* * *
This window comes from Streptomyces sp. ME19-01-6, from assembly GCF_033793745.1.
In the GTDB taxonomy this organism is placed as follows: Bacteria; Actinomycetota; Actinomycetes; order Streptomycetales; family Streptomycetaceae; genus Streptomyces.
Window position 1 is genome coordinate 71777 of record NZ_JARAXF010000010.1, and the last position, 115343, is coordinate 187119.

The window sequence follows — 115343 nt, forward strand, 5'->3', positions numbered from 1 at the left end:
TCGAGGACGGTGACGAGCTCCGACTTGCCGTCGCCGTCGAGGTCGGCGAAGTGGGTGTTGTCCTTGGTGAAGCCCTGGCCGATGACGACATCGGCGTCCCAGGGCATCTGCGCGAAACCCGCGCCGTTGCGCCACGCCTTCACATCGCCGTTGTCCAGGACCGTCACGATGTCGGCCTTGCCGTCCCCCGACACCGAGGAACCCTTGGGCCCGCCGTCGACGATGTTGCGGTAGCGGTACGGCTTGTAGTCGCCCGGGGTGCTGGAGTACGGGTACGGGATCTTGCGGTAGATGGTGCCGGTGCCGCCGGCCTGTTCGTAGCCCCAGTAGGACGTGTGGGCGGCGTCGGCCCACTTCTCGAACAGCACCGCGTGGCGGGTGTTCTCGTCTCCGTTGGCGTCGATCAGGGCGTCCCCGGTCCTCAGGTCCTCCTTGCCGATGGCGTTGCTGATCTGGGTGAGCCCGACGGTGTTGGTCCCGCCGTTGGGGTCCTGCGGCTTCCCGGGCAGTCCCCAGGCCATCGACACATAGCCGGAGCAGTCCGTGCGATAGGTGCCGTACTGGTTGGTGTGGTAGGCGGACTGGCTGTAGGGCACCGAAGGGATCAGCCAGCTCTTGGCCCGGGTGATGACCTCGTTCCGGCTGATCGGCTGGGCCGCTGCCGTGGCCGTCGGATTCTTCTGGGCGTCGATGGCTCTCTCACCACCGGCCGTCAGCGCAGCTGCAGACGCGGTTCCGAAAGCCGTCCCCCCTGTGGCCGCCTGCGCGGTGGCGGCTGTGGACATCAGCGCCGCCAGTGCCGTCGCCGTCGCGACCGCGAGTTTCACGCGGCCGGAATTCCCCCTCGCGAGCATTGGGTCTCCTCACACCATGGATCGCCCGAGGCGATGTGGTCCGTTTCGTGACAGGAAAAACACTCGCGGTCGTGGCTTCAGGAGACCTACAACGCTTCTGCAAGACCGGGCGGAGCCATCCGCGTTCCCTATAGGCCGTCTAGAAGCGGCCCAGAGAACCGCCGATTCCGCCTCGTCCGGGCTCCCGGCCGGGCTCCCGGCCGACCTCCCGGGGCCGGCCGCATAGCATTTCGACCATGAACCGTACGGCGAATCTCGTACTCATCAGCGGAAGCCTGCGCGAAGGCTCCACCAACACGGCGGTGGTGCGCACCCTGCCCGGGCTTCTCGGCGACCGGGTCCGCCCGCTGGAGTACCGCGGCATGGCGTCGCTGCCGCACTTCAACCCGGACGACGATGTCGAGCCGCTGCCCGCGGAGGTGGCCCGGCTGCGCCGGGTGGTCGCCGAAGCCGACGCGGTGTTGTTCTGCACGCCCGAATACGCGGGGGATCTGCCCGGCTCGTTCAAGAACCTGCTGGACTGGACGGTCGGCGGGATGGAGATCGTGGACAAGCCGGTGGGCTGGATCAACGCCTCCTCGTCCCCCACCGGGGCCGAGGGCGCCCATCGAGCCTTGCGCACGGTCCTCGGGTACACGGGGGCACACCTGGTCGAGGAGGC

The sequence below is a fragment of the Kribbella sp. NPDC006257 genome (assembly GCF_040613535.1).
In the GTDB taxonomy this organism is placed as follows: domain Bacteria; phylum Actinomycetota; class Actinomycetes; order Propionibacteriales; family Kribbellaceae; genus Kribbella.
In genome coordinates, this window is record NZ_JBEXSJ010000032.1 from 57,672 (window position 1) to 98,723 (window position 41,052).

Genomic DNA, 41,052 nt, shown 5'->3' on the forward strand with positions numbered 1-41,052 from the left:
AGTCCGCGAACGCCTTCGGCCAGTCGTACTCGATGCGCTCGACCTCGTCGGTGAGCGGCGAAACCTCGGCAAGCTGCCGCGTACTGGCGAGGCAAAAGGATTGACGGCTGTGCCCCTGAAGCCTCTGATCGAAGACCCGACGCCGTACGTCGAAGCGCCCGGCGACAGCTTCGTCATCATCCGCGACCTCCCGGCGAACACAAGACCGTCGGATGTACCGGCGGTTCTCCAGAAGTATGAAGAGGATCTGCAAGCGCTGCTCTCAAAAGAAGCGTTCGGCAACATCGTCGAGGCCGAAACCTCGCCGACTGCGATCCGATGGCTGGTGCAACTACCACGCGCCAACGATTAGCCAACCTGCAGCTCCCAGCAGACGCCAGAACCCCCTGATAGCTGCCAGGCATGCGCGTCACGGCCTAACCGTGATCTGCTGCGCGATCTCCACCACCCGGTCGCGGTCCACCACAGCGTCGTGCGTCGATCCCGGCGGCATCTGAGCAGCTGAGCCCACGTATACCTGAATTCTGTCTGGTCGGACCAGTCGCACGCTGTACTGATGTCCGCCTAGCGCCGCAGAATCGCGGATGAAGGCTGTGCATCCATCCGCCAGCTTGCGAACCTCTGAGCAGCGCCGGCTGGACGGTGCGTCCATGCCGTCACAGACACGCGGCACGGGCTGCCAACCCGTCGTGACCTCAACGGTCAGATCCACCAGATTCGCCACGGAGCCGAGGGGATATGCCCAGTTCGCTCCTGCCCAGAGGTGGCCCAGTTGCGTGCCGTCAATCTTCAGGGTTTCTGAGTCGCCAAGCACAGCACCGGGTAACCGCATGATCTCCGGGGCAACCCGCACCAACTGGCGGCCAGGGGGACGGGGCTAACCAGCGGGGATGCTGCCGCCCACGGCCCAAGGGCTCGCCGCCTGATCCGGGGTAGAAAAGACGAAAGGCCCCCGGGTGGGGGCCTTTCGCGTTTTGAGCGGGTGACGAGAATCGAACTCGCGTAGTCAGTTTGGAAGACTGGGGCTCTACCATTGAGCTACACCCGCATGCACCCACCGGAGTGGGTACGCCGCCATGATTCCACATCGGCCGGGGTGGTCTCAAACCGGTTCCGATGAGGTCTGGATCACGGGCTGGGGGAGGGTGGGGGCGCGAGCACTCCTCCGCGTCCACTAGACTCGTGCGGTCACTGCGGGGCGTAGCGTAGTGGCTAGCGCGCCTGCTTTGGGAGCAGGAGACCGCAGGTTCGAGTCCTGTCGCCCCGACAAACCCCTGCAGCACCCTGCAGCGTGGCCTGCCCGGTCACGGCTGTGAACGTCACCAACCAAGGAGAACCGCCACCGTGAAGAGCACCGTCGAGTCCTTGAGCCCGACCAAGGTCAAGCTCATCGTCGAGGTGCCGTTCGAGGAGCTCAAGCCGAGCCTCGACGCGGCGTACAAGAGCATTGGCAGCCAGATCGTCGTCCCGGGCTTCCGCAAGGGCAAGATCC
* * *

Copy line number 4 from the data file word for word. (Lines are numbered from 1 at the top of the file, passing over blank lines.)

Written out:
The window sequence follows — 115343 nt, forward strand, 5'->3', positions numbered from 1 at the left end: